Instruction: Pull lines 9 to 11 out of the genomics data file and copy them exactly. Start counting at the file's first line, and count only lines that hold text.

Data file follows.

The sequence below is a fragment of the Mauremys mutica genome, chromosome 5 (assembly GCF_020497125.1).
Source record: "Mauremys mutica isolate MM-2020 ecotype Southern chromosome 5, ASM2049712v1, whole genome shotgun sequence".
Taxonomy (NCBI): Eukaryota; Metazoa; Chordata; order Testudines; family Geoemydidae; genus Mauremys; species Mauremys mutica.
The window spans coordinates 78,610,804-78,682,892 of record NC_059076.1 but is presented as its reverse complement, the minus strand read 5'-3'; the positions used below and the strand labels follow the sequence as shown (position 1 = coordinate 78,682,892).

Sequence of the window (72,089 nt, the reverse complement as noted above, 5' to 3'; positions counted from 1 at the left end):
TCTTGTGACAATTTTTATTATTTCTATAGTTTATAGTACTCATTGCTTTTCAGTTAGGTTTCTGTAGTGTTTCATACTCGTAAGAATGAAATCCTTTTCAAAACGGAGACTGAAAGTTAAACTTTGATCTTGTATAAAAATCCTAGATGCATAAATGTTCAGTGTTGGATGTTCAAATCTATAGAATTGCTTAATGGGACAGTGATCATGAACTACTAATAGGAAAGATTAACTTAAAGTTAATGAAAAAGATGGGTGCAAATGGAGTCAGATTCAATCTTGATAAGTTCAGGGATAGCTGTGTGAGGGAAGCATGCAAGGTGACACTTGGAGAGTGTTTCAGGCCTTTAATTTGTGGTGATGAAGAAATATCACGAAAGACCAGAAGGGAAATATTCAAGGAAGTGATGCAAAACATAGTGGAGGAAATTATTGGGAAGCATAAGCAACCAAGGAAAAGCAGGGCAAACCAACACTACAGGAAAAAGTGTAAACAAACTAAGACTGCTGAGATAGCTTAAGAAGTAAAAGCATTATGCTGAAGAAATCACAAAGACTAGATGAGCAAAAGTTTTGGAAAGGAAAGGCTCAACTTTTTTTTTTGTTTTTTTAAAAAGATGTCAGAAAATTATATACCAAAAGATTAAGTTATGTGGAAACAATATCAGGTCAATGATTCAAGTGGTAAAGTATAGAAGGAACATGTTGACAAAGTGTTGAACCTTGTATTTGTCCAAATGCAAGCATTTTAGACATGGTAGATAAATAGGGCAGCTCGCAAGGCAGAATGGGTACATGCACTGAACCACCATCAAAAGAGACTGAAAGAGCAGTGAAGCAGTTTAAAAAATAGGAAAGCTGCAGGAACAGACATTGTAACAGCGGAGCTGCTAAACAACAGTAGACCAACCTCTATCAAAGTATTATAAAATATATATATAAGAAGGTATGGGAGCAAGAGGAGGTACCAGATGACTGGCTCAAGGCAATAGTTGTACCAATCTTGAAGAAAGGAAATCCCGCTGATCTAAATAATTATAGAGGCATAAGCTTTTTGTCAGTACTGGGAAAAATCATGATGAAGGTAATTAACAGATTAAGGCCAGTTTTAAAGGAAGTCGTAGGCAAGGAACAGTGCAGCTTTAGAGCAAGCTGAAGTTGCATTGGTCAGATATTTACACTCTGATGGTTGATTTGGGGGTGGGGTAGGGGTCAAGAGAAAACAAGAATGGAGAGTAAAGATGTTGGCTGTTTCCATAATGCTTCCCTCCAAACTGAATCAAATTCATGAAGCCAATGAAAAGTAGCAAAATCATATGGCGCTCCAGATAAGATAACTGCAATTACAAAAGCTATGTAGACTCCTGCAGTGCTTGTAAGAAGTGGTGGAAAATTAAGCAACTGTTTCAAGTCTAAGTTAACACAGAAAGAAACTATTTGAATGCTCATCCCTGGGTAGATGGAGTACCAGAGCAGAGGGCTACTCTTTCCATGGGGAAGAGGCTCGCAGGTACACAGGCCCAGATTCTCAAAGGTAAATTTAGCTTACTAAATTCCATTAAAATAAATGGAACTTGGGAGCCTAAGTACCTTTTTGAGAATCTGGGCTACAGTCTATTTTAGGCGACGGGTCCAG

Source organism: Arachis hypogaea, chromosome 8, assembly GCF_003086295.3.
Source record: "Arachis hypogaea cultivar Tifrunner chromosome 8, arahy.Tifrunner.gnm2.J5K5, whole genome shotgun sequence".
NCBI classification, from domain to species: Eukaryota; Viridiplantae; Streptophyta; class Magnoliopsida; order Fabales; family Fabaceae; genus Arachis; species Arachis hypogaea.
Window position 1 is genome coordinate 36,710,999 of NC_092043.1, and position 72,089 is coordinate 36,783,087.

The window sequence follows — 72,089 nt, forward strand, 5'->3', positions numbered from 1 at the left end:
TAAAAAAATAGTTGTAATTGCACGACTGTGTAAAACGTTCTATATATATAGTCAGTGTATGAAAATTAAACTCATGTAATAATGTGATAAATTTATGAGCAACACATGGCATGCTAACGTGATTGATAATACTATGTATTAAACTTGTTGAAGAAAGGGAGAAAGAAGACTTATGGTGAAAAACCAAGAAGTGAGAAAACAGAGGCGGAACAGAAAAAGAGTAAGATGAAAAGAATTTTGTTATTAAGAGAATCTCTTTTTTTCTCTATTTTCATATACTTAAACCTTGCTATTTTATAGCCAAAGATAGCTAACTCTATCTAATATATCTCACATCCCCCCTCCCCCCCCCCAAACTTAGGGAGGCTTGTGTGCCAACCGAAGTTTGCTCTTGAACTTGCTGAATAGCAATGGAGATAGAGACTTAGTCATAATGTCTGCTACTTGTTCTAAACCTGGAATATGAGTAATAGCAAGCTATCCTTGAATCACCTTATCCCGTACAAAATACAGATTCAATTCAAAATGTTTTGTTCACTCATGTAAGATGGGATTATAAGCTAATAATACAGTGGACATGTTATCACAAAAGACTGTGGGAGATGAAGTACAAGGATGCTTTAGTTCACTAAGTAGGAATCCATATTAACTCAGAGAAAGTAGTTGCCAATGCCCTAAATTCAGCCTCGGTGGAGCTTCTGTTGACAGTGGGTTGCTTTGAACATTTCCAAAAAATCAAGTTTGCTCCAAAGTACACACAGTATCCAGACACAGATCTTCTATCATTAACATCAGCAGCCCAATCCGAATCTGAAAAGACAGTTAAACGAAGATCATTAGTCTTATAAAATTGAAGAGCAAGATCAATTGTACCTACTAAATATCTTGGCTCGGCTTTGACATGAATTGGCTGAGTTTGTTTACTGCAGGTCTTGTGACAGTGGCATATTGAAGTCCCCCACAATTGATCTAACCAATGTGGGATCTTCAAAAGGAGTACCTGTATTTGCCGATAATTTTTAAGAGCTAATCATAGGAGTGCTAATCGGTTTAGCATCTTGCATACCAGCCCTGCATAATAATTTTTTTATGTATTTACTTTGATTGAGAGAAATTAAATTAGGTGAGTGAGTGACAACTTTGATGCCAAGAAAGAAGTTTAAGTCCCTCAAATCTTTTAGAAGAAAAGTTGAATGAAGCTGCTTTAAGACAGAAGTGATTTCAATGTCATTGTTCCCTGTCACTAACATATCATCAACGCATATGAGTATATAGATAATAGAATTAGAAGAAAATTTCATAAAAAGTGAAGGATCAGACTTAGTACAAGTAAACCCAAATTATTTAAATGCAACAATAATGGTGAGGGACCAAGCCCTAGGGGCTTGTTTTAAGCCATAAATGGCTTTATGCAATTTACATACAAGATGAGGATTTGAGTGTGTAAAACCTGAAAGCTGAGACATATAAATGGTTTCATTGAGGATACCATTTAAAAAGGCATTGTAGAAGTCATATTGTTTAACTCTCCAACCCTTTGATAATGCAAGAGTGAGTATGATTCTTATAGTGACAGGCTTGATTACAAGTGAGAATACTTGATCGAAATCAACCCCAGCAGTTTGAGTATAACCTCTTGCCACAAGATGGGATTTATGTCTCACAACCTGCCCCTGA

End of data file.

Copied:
NCBI classification, from domain to species: Eukaryota; Viridiplantae; Streptophyta; class Magnoliopsida; order Fabales; family Fabaceae; genus Arachis; species Arachis hypogaea.
Window position 1 is genome coordinate 36,710,999 of NC_092043.1, and position 72,089 is coordinate 36,783,087.

The window sequence follows — 72,089 nt, forward strand, 5'->3', positions numbered from 1 at the left end: